My Sunday Photo

DD3 likes animals. She’s a bit obsessed by them and she’s probably going to own her own zoo one day.

We are a pet-owning family, but DD is not satisfied with dogs and cats, rats or snakes. She wants wolves and bears and pandas and lions, so unfortunately  she has to make do with soft toys.

The bigger, the better as far as she’s concerned. And there is no such thing as too many when it comes to her toy zoo.

This is her on Christmas day, about to open her newest acquisition: a plush Melissa and Doug Lion.

It took me bloody ages to wrap.

Big Present
My Sunday Photo

Learning To Share

Parenting involves a lot of sharing. It can be a learning curve.

When you have a baby, you share your time and the attention of your partner/family with them. It can be odd going from the ‘precious vessel’ status of your first pregnancy to suddenly playing second fiddle to a demanding bundle who effortlessly hogs the limelight instead.

When they are toddlers, you share your food, your phone/iPad and sometimes your bed with them.  Your house stops being an adult space and fills up with the detritus of children.

This moves on to other screens including, but not limited to, your TV and your computer. They take over your sofa or favourite chair. Then they discover the kitchen. At this stage , do try and encourage them to share the dishwasher and hoover too.

But now I have a 12 year old and an almost 14 year old and sharing has entered a more intimate stage.

Not only do they ‘share’ any food I may have been careless enough not to lock away or expressly forbid them to touch but anything else is fair game too.

Pens from my desk, my SLS free shampoo and conditioner ( I buy them plenty of their own but they seem to prefer to use mine), my towel in the bathroom, my headphones go to school with them.
Certain sanitary supplies disappear ‘mysteriously’ on a regular basis and lastly, and most annoyingly, my shoes are often borrowed.

The irony of this is that I only own a few pairs of shoes and my feet are slightly bigger than DD1’s and DD2’s. This doesn’t stop them; if I can’t find my trainers or converse shoes, I know where they will be. The girls have their own shoes, by the way. It’s just that mine will have been closer to hand (foot).

Luckily I am a completely different clothing size to my eldest two, so at least I don’t have to deal with that scenario but know plenty of my friends who do. Thank goodness I don’t wear make up!

The worst thing is that I know this won’t improve soon. In fact, in 3 years time I will be facing having to share my car.

What do you have to share with your children that you’d really rather not?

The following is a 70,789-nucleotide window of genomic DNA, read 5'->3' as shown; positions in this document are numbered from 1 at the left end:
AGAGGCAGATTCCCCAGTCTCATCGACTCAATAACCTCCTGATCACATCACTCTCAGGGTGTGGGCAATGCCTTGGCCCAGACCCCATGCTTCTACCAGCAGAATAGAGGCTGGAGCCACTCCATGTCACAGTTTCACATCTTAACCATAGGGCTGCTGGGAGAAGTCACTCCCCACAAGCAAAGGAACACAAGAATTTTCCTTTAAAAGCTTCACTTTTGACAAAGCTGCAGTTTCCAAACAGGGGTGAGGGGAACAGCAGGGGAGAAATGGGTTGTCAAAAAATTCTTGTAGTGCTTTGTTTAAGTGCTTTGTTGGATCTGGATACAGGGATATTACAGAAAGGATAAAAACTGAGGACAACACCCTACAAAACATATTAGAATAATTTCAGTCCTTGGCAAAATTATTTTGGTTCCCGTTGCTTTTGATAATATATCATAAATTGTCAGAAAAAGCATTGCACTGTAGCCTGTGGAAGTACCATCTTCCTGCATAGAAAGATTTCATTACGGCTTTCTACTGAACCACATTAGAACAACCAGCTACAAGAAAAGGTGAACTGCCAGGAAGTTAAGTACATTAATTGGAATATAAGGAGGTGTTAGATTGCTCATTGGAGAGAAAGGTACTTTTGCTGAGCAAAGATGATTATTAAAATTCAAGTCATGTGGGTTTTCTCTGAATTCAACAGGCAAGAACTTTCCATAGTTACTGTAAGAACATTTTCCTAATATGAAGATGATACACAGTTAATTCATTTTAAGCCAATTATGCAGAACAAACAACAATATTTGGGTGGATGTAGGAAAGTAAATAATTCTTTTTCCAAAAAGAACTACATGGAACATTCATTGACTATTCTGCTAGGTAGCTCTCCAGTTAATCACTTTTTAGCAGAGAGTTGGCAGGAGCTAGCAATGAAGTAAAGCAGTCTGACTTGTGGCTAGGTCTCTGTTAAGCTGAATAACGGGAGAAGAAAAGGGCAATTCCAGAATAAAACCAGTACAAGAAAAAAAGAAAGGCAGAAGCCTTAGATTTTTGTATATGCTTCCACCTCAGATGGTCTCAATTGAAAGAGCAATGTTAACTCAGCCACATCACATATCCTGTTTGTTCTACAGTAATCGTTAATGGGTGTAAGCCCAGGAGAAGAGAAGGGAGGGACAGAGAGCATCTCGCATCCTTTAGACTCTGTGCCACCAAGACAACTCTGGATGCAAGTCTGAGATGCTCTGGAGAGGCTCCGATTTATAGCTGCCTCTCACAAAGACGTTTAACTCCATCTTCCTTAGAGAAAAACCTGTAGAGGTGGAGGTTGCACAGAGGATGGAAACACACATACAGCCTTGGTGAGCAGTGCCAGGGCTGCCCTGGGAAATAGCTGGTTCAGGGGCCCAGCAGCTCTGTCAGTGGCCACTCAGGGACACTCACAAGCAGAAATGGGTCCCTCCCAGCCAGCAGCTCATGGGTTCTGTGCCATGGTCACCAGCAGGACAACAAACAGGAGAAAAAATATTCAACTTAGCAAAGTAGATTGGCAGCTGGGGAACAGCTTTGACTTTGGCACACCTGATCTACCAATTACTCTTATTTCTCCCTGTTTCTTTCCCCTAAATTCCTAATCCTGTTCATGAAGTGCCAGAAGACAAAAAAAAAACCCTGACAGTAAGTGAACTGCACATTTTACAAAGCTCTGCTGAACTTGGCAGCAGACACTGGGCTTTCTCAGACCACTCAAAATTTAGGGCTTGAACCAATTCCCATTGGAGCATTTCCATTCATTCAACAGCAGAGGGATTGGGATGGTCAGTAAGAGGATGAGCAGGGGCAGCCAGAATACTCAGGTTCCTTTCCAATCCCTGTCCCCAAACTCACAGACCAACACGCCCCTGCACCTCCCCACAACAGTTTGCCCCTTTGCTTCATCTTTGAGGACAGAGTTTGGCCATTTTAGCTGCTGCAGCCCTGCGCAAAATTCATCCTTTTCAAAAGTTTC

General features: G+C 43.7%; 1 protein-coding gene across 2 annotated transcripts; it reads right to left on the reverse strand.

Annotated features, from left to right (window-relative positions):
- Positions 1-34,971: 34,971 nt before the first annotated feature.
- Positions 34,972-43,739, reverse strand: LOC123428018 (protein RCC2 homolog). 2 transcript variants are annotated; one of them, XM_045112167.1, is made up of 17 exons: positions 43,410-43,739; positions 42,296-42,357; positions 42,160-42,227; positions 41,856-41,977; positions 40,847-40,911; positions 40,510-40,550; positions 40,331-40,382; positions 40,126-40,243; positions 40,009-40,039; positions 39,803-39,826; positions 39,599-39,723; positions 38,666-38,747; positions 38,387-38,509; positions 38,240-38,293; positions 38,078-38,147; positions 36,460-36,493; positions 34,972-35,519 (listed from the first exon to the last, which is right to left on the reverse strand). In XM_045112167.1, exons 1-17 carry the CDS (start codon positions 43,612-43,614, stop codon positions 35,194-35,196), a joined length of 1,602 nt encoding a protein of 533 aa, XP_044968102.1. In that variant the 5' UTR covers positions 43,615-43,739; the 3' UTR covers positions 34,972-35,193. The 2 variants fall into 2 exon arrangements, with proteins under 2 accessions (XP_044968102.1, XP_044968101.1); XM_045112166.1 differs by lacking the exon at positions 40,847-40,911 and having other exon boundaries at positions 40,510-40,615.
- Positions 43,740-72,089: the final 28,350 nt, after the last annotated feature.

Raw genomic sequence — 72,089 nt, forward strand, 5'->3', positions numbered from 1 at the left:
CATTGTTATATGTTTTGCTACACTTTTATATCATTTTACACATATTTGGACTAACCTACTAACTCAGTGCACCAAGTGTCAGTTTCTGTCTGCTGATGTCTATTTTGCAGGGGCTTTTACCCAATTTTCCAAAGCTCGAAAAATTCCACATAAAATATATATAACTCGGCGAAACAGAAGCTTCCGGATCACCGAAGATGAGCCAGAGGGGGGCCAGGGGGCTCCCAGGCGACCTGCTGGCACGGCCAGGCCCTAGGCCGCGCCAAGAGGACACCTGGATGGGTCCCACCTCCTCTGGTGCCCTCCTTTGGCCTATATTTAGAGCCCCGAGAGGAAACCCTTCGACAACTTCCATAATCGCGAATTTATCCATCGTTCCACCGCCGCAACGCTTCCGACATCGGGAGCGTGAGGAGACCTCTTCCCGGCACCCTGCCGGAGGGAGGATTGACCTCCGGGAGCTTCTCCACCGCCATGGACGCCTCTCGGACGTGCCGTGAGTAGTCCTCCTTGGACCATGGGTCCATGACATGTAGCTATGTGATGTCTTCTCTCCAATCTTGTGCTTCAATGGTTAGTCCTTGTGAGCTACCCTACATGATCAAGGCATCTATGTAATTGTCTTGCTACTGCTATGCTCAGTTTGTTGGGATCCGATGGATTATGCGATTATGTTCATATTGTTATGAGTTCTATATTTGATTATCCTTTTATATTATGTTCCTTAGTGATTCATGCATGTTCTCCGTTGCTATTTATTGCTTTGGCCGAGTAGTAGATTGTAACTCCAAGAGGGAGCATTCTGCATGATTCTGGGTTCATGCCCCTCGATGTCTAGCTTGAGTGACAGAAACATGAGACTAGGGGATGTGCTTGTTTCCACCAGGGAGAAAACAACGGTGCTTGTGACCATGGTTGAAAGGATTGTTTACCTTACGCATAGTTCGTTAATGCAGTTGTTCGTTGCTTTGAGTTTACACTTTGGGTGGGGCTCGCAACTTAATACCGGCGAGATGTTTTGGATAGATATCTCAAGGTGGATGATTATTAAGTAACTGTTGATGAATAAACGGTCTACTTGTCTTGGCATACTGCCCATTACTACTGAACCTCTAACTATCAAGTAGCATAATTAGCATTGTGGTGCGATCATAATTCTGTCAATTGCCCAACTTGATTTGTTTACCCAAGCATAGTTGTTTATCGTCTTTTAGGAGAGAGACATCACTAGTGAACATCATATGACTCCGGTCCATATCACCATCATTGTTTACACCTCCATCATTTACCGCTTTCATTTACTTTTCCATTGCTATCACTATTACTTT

Coming Last ( Update At End!)

Today is cross country day for DD2 and she will most probably come last.

We’ve had years of this, so have given up pretending that it won’t happen.  Platitudes don’t help. Her aim for today is to try not to cry but she’s taking tissues anyhow.

I have to hand it to my daughter; she has a tough time with the physical stuff but she is usually still quite enthusiastic about PE. She likes moving her body, even though it doesn’t work the way most people’s do.

PE lessons and PE staff seem to have moved on from when I was at school. I hated PE and often refused to take part. Looking back I’m pretty sure I had/have the same sort of issues DD2 does; hypermobility, poor muscle tone and dyspraxia leading to co ordination and propriceptive difficulties.  But PE teachers were much less understanding back in those days. I was often told that I just wasn’t trying hard enough. DD’s teacher seem to be kind and encouraging, and have even enrolled her in a programme for children who need a little more help with sports.

Anyone watching DD2 run or play sport can tell she’s trying as hard as she can. But this is one of those times where effort is not necessarily rewarded. And running is different from team sports. When she runs she’s out there alone for all the world to see how she struggles. She simply can’t make her legs move faster or work harder and can do nothing but keep plodding on while everyone passes her.

She especially hates the way everyone crowds around after they have finished to watch her complete the course and cheer her on. They think they are being supportive, she just finds it humiliating. They say Well Done, whereas she knows she is rubbish.

But she is not rubbish. I’m very proud of her for her efforts. It must be easy enough to take part in this race when you are reasonably sporty and in the middle of the pack. It might even be pleasant if you are among the fastest- I wouldn’t know, I’ve never been there. But to keep on going when everyone else has finished and is watching you lumber your way to the finishing line, even if you can hardly see where you are going because of the tears spilling out of your eyes; that takes determination and sheer guts.

It’s hard for an autistic 12 year old to see this, all she can see is people’s faces patronising and laughing at her and when I pick her up tonight, she is going to be tired, grumpy and in pain.

This kind of thing is one of the worst bits of parenting. Seeing DD upset hurts me as well. I feel terrible that I can’t help her in some way and even offered to write her a note, but she turned me down.

Her reply was that she wants to do today’s cross country, she just doesn’t want to come last.

I know it’s a bad thing to hope that this year there is at least one child that is slower than her, but I can’t help but have everything crossed.